The Torre del Águila is a watchtower that is about 7 kilometers from the town. It appears cited in the rearrangement of Alfonso XI (Ortiz de Zúñiga, p. 114, volume 2, edic. 1998), in 1348. At the head was a warden, appointed and paid by the Council of Seville (at the beginning of the fifteenth century this charged between 1,000 and 3,000 maravedís per year, paid at the end of the summer). In addition, the Seville City Council was in charge of the defense of the place (for example, 200 maravedís in 1402 to fix some doors of the tower) and military supplies (in 1406 shields, crossbows and 500 arrows were taken to the mayor). About 24 men were in charge of the defense. Its governor was authorized to exploit the surrounding land, so it is conceivable that there was an attempt to repopulate, under the protection of the tower, an area at that time located in the middle of the Moorish Band, where the olive trees by Muslims from Ronda were constant. In the documentation where it is mentioned throughout the 15th century, there are abundant shipments of weapons and supplies, as well as money for their maintenance, which demonstrates the strategic importance of the enclave. The tower stands on the remains of the ancient Roman city of Siarum, which extends to the town of La Cañada.
The Torre del Águila tower, built in the 14th century, is located on a hill with good visibility to the north of the Torre del Águila reservoir and on the southwest side of the Cañada Real de las Mantecas and the Cañada Real from Seville to Ubrique. From the location of the tower we can see the Bollo tower to the southeast, the Troya tower to the west, and the Ventosilla tower (now demolished) to the north.
It is one of the optical towers or watchtowers that notified the presence of enemy armies by means of smoke and fire. The Torre del Aguila has a rectangular ground plan. It was built in masonry covered with parallelepiped ashlars. It consists of two floors covered by vaulted ceilings, which are in a process of increasing destruction as their respective keystones have recently been removed. Remains of its machicolations, doors and chimneys remain.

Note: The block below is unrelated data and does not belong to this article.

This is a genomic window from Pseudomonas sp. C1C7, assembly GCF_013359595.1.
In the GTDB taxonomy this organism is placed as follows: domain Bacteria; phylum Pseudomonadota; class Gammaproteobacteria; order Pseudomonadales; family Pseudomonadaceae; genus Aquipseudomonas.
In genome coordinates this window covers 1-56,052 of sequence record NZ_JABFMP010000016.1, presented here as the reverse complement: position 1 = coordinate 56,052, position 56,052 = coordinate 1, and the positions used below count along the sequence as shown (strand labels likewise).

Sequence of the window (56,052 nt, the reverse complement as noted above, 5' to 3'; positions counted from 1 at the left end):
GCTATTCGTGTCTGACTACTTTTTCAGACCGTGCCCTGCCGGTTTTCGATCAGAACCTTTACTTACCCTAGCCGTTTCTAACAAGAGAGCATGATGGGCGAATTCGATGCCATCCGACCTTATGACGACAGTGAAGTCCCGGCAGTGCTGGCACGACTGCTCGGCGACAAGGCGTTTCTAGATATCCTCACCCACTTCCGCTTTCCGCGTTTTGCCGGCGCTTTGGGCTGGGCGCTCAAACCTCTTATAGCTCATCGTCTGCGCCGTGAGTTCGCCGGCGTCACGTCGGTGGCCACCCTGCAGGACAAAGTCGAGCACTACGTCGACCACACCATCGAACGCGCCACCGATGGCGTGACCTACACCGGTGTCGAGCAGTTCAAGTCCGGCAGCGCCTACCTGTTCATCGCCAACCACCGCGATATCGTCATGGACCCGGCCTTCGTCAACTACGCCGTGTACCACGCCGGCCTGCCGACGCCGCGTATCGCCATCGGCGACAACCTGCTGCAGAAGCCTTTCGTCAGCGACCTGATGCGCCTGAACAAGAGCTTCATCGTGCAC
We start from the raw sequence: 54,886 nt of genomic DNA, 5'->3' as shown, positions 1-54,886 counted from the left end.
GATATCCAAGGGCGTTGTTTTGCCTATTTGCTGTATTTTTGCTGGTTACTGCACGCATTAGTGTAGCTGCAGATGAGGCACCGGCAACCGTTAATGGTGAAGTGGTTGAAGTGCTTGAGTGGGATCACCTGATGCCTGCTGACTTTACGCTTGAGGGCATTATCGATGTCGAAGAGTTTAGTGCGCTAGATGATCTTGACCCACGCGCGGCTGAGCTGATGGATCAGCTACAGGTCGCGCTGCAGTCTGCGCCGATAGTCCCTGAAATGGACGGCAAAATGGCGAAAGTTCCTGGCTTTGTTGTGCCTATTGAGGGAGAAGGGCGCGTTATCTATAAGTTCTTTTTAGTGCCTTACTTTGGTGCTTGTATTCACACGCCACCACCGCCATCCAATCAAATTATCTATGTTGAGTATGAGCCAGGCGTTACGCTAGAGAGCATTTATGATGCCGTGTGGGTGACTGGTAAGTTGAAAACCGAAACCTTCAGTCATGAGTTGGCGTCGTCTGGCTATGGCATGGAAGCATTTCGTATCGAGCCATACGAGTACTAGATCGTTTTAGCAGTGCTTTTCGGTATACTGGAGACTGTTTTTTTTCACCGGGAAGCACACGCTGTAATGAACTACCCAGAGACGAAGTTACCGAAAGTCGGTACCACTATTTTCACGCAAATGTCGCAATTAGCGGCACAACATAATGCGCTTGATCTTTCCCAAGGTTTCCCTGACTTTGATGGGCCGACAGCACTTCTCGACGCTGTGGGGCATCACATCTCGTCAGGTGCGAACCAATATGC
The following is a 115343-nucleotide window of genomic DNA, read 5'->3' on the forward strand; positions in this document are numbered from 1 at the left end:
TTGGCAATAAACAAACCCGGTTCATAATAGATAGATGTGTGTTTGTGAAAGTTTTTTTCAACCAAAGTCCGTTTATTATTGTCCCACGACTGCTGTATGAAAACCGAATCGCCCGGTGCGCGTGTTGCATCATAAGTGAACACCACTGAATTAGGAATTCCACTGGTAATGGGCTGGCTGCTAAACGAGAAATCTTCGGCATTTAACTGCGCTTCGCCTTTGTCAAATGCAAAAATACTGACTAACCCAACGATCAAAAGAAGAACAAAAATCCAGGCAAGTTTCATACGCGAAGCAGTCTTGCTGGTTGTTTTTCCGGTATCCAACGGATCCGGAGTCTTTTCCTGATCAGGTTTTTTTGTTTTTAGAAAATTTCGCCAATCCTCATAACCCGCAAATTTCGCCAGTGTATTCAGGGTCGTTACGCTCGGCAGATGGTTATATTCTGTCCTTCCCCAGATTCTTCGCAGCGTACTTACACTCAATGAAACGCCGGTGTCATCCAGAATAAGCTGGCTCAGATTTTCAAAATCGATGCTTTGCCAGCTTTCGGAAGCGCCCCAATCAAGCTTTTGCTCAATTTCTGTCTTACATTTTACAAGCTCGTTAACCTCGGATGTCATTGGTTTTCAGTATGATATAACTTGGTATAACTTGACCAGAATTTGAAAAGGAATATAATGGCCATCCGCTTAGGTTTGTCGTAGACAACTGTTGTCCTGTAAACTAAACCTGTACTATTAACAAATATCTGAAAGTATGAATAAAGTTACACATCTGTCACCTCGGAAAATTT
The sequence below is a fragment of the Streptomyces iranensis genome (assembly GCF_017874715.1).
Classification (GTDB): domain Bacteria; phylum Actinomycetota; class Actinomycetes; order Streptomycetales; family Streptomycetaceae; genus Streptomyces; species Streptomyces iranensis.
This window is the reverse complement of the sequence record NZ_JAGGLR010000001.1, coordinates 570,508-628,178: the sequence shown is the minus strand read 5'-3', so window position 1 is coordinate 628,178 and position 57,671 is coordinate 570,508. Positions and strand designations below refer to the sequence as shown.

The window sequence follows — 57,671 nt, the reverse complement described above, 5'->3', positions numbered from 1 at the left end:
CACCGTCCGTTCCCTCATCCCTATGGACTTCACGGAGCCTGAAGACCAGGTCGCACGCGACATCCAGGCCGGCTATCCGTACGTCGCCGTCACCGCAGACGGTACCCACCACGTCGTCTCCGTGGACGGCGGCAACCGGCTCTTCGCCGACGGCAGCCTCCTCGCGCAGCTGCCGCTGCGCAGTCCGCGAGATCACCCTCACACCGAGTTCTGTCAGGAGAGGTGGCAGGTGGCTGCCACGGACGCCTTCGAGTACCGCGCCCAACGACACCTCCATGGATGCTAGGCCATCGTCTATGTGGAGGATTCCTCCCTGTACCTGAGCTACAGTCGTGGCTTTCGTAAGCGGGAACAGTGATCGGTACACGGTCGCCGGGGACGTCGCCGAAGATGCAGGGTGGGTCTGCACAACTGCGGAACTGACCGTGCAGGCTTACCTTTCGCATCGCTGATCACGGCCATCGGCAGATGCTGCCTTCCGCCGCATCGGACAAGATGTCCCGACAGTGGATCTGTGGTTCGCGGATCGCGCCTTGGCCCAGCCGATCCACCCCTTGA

The tower has arrow slits and several ashlars with glyptograms and stonemasons’ marks. It is possible that it had an annex building in which the garrison was installed. Traces of posts can still be seen next to the entrance. This would explain why, in 1356, 50 neighbours settled here, possibly in connection with an attempt to repopulate and defend the site. It is likely that the ashlars were reused from Roman-period constructions, since the site would have been the site of the municipality of Siarum.
Access is through a low lintel door, facing west, which shows signs of having been walled up in another era.
The tower has two floors and in its center there is a wide hole that communicates with the outside, as if it were the classic impluvium of Roman houses. To the right of the entrance is a narrow staircase of worn and slippery steps. The first steps of it have disappeared.
Looking up at the ceiling, you see two magnificent domes on truly imposing pendentives. The vault is almost destroyed. At the level of the first floor there is a loophole on each side, as well as remains of machicolations on each of its flanks on the roof.
Being the warden’s chamber-dwelling and therefore more comfortable in theory, it had skylights.
The Torre del Águila reservoir is located southeast of El Palmar de Troya, in an environment of small hills, with altitudes between 144 and 51 m, and gentle slopes. It has two main arms. The western arm receives the waters of the Santiago stream, while the eastern arm is subdivided into two, one of which is fed by the Guadainfantilla and Pilar del Coronil streams, and the other by the Salado de Morón stream. Although it is immersed in an agricultural area, the reservoir is surrounded by trees, mainly eucalyptus, and has some patches of tamarisk and grassland on its banks. Despite its artificial origin, the reservoir is of great interest from a landscape point of view, as it is located in a highly anthropized and monotonous area such as the Countryside. In addition, due to its proximity to the Doñana, Brazo del Este and Utrera Endorheic Complex wetlands, the Torre del Águila reservoir is a stopover and wintering place for a large number of waterfowl, including mallards, shovelers , common coot, pochard and malvasia.
Source: Catalog of Natural Areas of the Province of Seville. Provincial Council of Seville. 2012
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